I am Traveling Solo – First Column


I am traveling solo.

Last year, at age fifty-five . . . and four years into my second divorce after my second long-term marriage, and with two grown children raising their own little ones . . . I started living half-time in California and half-time in Croatia.

By myself.

Without any in-any-way-significant ongoing other.

And without any traditional, one-place “home” anywhere, either. Instead, I happily cobble together a string of rentals and house-sits and Air BnB’s and short-enough-that-we-don’t-all-drive-each-other-crazy stays with my adult kids.

I am traveling solo.

Which turns out to freak most people out.

When they ask and I explain how my life currently works, people are confounded. They do not understand how this is possible. Financially, logistically, or emotionally.

As in, “Aren’t you ever SCARED?” Yes.

And that is exactly what makes this whole way of life all the more powerful, valuable, magical, and transformative.

But I’m rarely ever scared in the way that I think most Americans mean: as a woman, for my personal safety. Most of Europe is actually statistically–and even feels, instinctively–much safer, crime-wise, than most of America.

Instead, I’ve wrestled (albeit less and less frequently, as my traveling-solo muscles have strengthened with exercise) with all the other fears I’ve met while traveling solo. Because traveling by yourself–even for a day–is going to make you face your fears in a way that few non-emergency situations ever will.

Traveling solo renders you . . . solo.

You are thus without the bubble, and without the joint assets, that a group (even just as a couple) provides. This means you–personally, all by yourself–are going to have to figure out A Bunch Of Stuff on your own. Like, all that stuff you usually let someone else figure out because you hate it or are afraid of it. Or that you at least share a responsibility for figuring out.

For example, how you’re going to manage finances–ongoing, on this trip, on this day. How to use a new app you need on your phone. How the phone even works at all in another country and how much that’s going to cost you. Where to keep your passport and how to get from Point A to Point B and whether that’s going to be on foot, on a bus, on a train, by Uber or taxi or ferry or pedicab or funicular or airplane.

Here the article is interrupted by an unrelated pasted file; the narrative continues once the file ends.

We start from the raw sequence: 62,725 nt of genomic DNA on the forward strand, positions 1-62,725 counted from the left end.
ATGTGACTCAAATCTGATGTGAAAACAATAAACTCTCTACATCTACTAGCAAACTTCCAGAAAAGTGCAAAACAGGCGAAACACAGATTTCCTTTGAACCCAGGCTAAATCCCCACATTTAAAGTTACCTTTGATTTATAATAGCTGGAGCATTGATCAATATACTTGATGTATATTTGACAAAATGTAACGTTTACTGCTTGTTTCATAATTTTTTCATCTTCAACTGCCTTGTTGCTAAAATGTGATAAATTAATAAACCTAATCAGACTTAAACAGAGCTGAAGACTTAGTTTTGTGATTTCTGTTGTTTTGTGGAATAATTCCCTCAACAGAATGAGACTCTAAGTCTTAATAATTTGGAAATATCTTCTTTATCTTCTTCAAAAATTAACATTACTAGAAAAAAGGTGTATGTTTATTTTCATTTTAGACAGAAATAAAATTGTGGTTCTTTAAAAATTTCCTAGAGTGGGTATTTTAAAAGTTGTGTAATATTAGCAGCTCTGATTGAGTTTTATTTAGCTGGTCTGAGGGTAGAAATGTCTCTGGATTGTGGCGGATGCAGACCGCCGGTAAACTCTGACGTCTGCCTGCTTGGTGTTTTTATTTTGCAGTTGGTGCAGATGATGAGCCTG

How to read maps or ask locals . . . with your language issues, and theirs . . . how to get somewhere when, for whatever reason–cost, availability, whatever–you’re not going be able to rely on GPS. How the foreign country’s money works and what the conversion rate means. How to open the door on Italian trains. How to get your luggage through turnstiles into the pay bathrooms in bus stations in central Europe. How to get your luggage up the stairs in buildings without elevators. Or from inside Venice’s water taxis at low tide up onto the dock at the station where you need to get out.

Moreover, you’re going to need to figure out how you feel and how you’ll deal internally with people looking at you strangely in restaurants in romantic locales when you are Alone, which is Not Normal.

And how you like to spend your time and what you feel comfortable and productive doing with it when that’s not being dictated even a little by What Someone Else Wants To Do.

Just for some examples.

Get it?

It’s through traveling solo that we meet, on an almost minute-by-minute basis, our fears. And thus, ourselves.

Instead of others’ expectations of us.

And, at this age, I can’t think of a kinder or more exciting thing to do for ourselves.

I’m looking forward to sharing my excitement and stories here with you about traveling solo. Until next time, dovidenja! end